I’m Sorry, What Just Happened?

During the confirmation process, questions were raised about whether Attorney General Sessions, who was a strong supporter of President Trump during the campaign and who had helped to develop many of his policy positions, could be independent from the Trump Administration.  Last night, additional information became public which not only legitimizes those concerns but also raises the question of whether the nation’s chief law enforcement officer perjured himself during his confirmation hearings.
News reports revealed that then-Sen. Sessions had met, twice, with Sergey Kislyak, the Russian ambassador to the United States, once in July, and once again, in September (as the Washington Post notes, “at the height of what U.S. intelligence officials say was a Russian cyber campaign to upend the U.S. presidential race”). But when Sen. Al Franken asked, during Sessions’ confirmation hearings, “if there is any evidence that anyone affiliated with the Trump campaign communicated with the Russian government in the course of this campaign, what will you do?” then-Sen. Sessions responded:
“Senator Franken, I’m not aware of any of those activities. I have been called a surrogate at a time or two in that campaign and I didn’t have — did not have communications with the Russians, and I’m unable to comment on it.”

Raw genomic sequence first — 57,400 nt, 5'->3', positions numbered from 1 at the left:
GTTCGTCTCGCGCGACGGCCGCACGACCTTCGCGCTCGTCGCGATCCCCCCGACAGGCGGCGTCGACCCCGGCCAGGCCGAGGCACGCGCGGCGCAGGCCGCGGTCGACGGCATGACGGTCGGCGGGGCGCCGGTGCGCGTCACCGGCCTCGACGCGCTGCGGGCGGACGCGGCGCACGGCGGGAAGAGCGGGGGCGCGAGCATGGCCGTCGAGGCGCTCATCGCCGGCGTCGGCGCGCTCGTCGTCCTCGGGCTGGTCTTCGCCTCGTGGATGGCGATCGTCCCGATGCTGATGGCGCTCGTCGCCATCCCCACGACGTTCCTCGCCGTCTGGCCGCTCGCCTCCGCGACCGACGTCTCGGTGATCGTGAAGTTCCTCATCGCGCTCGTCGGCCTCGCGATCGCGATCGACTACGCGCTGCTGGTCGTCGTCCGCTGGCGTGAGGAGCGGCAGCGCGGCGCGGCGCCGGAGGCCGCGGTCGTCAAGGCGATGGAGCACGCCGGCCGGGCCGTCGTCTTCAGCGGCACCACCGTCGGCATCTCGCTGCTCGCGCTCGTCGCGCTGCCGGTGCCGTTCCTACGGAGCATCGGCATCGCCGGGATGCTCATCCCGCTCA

After the press coverage of his meetings with the Russian ambassador became public last night, Attorney General Sessions stated, ““I never met with any Russian officials to discuss the issues of the campaign. I have no idea what this allegation is about. It is false.” This extremely carefully phrased statement stands in stark contrast to his testimony under oath:  “I didn’t have . . . communications with the Russians.”  Sen. Franken has called this response, “at best, misleading.” And administration officials are offering conflicting reports about whether, in fact, the conversations between Sessions and Kislyak did touch on the election.
It is hard to imagine that, as a sitting Senator, Sessions would have accepted this explanation from an executive or judicial branch nominee. Indeed, Sessions called for former Attorney General Loretta Lynch to recuse herself from any investigation into Hillary Clinton’s use of a private email server after an impromptu meeting between Bill Clinton and Lynch. Many have called for Sessions’ resignation, or at the very least for Sessions to recuse himself from any investigations of Russian interference in the presidential campaign.  But there is no question that these revelations raise extremely serious concerns about the integrity and independence of the Attorney General, and his fitness to serve.